picaninny’s running around made
us think, they must have a factory
for such articles near by.
Havens Letter: June 5 1864 , Page: 6

Havens Letter: June 5 1864
Havens Letter: June 5 1864

At Milford we found a nice
Station house. telegraph office store
house, a small store a large distillery
and four or five nice dwelling
houses. While lying there we went
foraging. and got four wagons loads
of corn. any quantity of chickens. turkeys
hogs. sheep. potatoes. flour. bacon and
other things too numerous to mention.
Getting out about five miles from
camp we came to a house some distance
from any road. where “Yankees” had
never been. Here we found a horse
ready saddled. which we appropriated
any amount of corn fodder. chickens
and other articles. not forgetting
the negroes. which by the number of
picaninny’s running around made
us think, they must have a factory
for such articles near by.
Havens Letter: June 5 1864 , Page: 7

Havens Letter: June 5 1864
Havens Letter: June 5 1864

them from starving and if we
were the first ones there we would
do so. if not I could only pity them,
if any one came after us. But for
the life of me I could’nt see where
the starve came in. The darkies would
tell us that they had flour and
bacon hidden away somewhere
and every plantation had large
fields of corn and oats. and some wheat
growing. while the orchards were loaded
with fruit. a good deal of which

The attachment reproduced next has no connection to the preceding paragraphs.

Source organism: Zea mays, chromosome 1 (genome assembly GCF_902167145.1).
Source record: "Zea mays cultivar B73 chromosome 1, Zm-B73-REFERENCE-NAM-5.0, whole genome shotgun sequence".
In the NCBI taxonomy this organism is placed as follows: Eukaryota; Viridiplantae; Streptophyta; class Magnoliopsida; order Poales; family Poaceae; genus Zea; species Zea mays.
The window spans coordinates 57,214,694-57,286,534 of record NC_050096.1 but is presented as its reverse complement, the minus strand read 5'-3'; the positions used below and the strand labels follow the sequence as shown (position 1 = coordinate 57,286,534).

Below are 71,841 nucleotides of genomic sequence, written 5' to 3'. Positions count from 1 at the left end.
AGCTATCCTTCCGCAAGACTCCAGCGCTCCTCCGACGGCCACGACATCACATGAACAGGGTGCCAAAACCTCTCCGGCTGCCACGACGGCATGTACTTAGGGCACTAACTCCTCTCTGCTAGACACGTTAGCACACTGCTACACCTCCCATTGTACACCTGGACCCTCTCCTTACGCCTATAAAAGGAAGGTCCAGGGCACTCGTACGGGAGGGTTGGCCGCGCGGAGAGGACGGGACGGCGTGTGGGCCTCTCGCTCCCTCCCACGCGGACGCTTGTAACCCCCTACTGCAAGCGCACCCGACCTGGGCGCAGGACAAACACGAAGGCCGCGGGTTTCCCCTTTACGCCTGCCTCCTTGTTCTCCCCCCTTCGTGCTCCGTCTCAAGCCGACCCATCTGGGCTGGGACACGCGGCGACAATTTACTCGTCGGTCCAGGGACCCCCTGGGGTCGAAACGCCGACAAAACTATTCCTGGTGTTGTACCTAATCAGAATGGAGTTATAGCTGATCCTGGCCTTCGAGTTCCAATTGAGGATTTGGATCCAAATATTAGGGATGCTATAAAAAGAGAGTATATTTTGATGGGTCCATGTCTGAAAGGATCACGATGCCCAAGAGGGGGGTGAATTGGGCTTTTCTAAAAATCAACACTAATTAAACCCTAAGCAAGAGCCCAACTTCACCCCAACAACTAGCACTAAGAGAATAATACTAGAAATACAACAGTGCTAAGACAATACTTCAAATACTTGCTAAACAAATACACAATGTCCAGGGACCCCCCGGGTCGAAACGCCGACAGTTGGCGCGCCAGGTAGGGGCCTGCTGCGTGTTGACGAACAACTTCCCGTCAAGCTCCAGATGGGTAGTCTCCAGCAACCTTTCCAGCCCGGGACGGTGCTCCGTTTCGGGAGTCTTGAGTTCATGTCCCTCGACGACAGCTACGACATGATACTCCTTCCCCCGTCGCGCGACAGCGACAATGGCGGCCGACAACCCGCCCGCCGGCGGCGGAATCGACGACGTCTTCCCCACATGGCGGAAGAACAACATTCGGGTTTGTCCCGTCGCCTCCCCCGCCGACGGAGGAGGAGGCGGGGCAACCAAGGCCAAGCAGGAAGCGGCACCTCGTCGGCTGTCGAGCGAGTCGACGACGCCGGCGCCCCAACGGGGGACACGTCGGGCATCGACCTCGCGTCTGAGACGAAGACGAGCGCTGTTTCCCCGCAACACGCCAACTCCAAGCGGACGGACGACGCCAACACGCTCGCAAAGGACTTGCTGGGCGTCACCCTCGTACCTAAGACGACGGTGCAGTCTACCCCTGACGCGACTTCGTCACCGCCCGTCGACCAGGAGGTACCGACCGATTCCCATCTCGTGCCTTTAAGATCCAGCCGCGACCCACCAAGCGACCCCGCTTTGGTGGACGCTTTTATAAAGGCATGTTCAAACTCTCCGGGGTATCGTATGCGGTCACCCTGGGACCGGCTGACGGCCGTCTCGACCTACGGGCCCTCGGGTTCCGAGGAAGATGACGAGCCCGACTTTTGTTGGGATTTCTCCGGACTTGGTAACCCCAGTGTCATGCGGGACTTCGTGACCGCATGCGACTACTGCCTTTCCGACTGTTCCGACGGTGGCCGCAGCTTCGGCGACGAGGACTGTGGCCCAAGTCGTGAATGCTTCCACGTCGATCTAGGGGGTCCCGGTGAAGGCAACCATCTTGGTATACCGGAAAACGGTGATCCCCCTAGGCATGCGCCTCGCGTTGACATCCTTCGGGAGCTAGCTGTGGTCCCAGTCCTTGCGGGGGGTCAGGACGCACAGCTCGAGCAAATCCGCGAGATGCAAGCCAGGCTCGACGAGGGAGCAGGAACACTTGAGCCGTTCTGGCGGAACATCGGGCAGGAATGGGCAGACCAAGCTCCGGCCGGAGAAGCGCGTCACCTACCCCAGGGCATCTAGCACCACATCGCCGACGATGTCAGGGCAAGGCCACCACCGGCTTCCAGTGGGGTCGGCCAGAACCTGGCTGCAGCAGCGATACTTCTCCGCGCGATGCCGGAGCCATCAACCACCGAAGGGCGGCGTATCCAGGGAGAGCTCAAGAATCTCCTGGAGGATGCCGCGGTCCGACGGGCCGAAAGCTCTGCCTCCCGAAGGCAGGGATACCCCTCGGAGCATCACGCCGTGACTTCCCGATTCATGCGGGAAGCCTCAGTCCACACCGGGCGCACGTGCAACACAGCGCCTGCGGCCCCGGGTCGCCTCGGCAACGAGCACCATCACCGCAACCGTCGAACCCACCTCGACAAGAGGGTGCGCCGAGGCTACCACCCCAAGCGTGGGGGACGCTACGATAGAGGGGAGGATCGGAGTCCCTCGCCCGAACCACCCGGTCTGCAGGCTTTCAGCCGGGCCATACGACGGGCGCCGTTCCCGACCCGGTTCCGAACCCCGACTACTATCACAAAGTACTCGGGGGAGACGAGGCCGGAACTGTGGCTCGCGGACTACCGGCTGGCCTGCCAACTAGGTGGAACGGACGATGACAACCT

will soon be large enough to use.
Some other people would look sul
lenly [illegible in original] or mutter “You ‘uns’
will catch it by m by”
At Newtown in King and Queen’s
county we found a large store house
with nearly two hundred bushels
of wheat in it but could not take
any of it away. We crossed the
Mattaponey
PamunKey at Dunkirk and the
PamunKey at Denny’s Ferry.

Havens Letter: June 5 1864 , Page: 8

Havens Letter: June 5 1864
Havens Letter: June 5 1864

There has been heavy fighting
for four or five days past but I
have heard no results. We hear
the sound of the actual strife and
sometimes it is but a few miles
away. but strange to say do not
hear a rumor of the results. No
papers come to us and I am in
total ignorance of what is going
on. We are receiving supplies from
White House and are now waiting
for a part of our train which left
us to go there yesterday morning
We expect to receive a mail also
when it comes in and I shall be
disappointed if I do not receive
some letters. There is one thing
that I have forgotten to speak of
and that is the contrabands.
You should seen them! We have
had over three hundred with our